“John!” a woman shrieked. “All our food’s gone. It’s scattered all over the campsite.”

Not to worry, I thought. The nearest Waffle House was just 15 minutes away. I’d checked the map as soon as we put the tent’s stakes in the ground.

COPYRIGHT NOTICE: Judy Berman and earthrider, 2011-15. Unauthorized use and/or duplication of this material without express and written permission from this blog’s author and/or owner is strictly prohibited. Excerpts and links may be used, provided that full and clear credit is given to (Judy Berman) and (earthrider,, or earthriderdotcom) with appropriate and specific direction to the original content.

Photo – Camping  – owned by Environmental Protection Agency

Photo – Campground – owned by Environmental Protection Agency

Photo – Raccoon hiding in the branches of a maple tree – taken by Ken Thomas

  1. If it doesn’t say Hilton, you can’t get me there! One time I was a chaperone on a church kids’ retreat at a nearby state park. We slept in barracks style buildings with a fireplace but no heat. It was early June and after the fire went out it went down to the low 30s. I got dressed under the covers. While I had a good time with the events, no one could get me to do it again. No bathrooms, no showers, no heat, no happy Kate!

    1. I’m glad I’m not the only one who would rather not venture into the wild … except for a stroll thru a nature park. Overnight? Not so much. Now that you mention it, Kate, the temps did drop at night. Brrr! (But, I confess, as a kid, I loved the whole camping experience with my Girl Scout troop. My Mom, who as an assistant leader, was there and we had a great time.)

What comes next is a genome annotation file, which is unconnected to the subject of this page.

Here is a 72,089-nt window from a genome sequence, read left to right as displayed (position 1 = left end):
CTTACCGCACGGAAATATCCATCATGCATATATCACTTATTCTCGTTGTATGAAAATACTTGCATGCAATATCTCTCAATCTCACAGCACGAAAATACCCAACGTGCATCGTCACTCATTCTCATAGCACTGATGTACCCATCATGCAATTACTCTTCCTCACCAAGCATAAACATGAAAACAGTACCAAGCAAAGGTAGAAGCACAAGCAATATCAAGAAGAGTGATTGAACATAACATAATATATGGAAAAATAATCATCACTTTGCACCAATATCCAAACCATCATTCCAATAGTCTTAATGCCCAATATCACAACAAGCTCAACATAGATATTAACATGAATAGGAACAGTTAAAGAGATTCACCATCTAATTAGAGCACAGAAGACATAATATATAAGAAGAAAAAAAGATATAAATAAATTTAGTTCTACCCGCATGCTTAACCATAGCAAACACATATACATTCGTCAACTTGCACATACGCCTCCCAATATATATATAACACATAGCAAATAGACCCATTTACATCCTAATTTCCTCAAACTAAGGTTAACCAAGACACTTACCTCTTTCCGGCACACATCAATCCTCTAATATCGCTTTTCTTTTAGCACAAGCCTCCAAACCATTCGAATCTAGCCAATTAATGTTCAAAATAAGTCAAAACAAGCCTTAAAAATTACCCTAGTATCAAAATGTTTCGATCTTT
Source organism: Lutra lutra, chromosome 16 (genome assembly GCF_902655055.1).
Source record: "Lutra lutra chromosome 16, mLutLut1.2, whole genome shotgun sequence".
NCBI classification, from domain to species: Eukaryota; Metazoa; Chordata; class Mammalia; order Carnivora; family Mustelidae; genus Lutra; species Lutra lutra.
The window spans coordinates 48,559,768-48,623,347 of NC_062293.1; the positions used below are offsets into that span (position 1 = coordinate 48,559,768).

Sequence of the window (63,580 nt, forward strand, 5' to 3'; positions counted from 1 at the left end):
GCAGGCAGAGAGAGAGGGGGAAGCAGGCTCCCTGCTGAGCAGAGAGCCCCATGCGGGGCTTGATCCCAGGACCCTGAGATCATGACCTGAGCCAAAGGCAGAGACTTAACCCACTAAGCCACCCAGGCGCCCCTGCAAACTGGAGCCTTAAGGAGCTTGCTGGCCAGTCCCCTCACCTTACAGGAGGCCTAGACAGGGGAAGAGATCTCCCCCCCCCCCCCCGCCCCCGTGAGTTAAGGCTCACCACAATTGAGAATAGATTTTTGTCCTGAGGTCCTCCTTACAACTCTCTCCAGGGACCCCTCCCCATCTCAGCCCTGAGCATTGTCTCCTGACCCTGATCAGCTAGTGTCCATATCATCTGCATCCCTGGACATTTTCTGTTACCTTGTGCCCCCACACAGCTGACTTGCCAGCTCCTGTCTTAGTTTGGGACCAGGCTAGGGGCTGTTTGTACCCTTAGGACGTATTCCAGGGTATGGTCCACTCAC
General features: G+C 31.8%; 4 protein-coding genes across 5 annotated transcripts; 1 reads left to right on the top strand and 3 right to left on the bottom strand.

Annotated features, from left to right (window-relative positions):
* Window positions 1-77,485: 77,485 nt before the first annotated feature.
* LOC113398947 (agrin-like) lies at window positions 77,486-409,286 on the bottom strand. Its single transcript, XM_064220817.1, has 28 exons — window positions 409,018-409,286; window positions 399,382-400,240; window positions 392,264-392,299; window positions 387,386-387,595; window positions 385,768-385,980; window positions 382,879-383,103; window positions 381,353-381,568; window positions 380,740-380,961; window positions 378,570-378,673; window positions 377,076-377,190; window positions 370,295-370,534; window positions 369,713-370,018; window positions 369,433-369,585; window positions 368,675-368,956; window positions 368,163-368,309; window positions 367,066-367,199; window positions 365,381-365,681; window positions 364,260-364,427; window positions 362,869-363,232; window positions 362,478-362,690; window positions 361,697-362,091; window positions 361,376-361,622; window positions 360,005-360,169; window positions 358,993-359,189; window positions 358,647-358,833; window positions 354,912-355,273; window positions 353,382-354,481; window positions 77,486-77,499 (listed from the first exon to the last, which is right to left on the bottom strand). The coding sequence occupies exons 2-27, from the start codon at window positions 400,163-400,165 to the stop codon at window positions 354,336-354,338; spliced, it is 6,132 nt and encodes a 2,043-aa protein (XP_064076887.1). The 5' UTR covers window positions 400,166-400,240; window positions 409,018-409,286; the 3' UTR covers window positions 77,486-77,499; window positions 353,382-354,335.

2. Most historians agree that one chief reason for the success of the Lewis and Clark expedition was their detailed map showing every Waffle House in America. (And if they were too far away from one, Sacajawea knew where all the IHOPs were.)

  3. This is priceless, Judy! Exactly the laughter break I needed today as I emptied drawers for the Goodwill clothing drive. You are the Erma Bombeck of camping adventures, and your greatest triumph was that you didn’t lock yourself out of the car at 4AM! (Talk about a missed opportunity to truly endear yourself to other campers!)

    1. Too funny! Just envisioning me locked out of our car in the middle of the night … priceless. Thanks again, Marilyn, for the Erma Bombeck comparison. I can sleep well tonight knowing I made you laugh.

  4. Great I finally found someone that shares my love for camping. My friends laughed when they saw I packed my makeup and my revolver. Never slept during the first night and headed for the hotel the next morning.
    Still great memories

    1. Me and a revolver would be a very dangerous combination as I get skittish every time I hear a noise in the woods. You are not alone. I much prefer a bed and breakfast (or hotel) to a night spent on a cold, dirt floor in a tent. 🙂

      Looking back, it was a wonderful time and our girls loved it.